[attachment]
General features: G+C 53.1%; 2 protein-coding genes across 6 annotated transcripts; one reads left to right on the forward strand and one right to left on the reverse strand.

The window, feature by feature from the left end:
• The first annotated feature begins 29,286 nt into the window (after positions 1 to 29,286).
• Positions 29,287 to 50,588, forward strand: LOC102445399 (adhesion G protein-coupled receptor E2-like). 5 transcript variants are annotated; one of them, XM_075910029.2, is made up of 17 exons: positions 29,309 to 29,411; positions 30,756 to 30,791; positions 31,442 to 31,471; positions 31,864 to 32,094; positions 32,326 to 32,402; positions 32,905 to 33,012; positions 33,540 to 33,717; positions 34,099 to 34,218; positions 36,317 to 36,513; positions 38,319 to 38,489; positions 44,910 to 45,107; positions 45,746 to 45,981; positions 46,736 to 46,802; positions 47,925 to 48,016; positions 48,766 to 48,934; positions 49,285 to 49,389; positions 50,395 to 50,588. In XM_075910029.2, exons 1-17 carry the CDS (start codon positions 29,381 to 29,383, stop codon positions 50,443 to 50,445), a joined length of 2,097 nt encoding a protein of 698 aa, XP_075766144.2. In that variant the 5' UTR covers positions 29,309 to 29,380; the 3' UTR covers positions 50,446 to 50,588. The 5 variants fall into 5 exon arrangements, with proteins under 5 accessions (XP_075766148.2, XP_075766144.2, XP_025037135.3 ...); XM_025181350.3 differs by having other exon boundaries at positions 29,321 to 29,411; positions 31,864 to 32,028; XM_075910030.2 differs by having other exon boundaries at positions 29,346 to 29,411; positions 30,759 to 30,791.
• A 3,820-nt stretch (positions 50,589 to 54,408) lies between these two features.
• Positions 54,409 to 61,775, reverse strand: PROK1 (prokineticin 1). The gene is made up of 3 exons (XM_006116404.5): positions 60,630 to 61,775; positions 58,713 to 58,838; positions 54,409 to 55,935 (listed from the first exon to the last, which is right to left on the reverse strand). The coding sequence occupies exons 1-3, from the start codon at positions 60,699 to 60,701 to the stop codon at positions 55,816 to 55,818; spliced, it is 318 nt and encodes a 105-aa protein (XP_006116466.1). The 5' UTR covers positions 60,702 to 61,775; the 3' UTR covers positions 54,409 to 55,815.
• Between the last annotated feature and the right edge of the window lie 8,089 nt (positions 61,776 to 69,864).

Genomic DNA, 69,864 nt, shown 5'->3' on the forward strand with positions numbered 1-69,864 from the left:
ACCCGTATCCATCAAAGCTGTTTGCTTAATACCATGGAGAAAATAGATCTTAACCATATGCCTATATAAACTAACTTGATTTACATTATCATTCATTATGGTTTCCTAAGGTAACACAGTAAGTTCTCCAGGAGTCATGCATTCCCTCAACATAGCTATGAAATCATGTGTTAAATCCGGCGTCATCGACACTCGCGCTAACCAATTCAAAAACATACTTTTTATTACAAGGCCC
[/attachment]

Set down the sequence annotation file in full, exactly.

General features: G+C 53.1%; 2 protein-coding genes across 6 annotated transcripts; one reads left to right on the forward strand and one right to left on the reverse strand.

The window, feature by feature from the left end:
• The first annotated feature begins 29,286 nt into the window (after positions 1 to 29,286).
• Positions 29,287 to 50,588, forward strand: LOC102445399 (adhesion G protein-coupled receptor E2-like). 5 transcript variants are annotated; one of them, XM_075910029.2, is made up of 17 exons: positions 29,309 to 29,411; positions 30,756 to 30,791; positions 31,442 to 31,471; positions 31,864 to 32,094; positions 32,326 to 32,402; positions 32,905 to 33,012; positions 33,540 to 33,717; positions 34,099 to 34,218; positions 36,317 to 36,513; positions 38,319 to 38,489; positions 44,910 to 45,107; positions 45,746 to 45,981; positions 46,736 to 46,802; positions 47,925 to 48,016; positions 48,766 to 48,934; positions 49,285 to 49,389; positions 50,395 to 50,588. In XM_075910029.2, exons 1-17 carry the CDS (start codon positions 29,381 to 29,383, stop codon positions 50,443 to 50,445), a joined length of 2,097 nt encoding a protein of 698 aa, XP_075766144.2. In that variant the 5' UTR covers positions 29,309 to 29,380; the 3' UTR covers positions 50,446 to 50,588. The 5 variants fall into 5 exon arrangements, with proteins under 5 accessions (XP_075766148.2, XP_075766144.2, XP_025037135.3 ...); XM_025181350.3 differs by having other exon boundaries at positions 29,321 to 29,411; positions 31,864 to 32,028; XM_075910030.2 differs by having other exon boundaries at positions 29,346 to 29,411; positions 30,759 to 30,791.
• A 3,820-nt stretch (positions 50,589 to 54,408) lies between these two features.
• Positions 54,409 to 61,775, reverse strand: PROK1 (prokineticin 1). The gene is made up of 3 exons (XM_006116404.5): positions 60,630 to 61,775; positions 58,713 to 58,838; positions 54,409 to 55,935 (listed from the first exon to the last, which is right to left on the reverse strand). The coding sequence occupies exons 1-3, from the start codon at positions 60,699 to 60,701 to the stop codon at positions 55,816 to 55,818; spliced, it is 318 nt and encodes a 105-aa protein (XP_006116466.1). The 5' UTR covers positions 60,702 to 61,775; the 3' UTR covers positions 54,409 to 55,815.
• Between the last annotated feature and the right edge of the window lie 8,089 nt (positions 61,776 to 69,864).

Genomic DNA, 69,864 nt, shown 5'->3' on the forward strand with positions numbered 1-69,864 from the left:
ACCCGTATCCATCAAAGCTGTTTGCTTAATACCATGGAGAAAATAGATCTTAACCATATGCCTATATAAACTAACTTGATTTACATTATCATTCATTATGGTTTCCTAAGGTAACACAGTAAGTTCTCCAGGAGTCATGCATTCCCTCAACATAGCTATGAAATCATGTGTTAAATCCGGCGTCATCGACACTCGCGCTAACCAATTCAAAAACATACTTTTTATTACAAGGCCC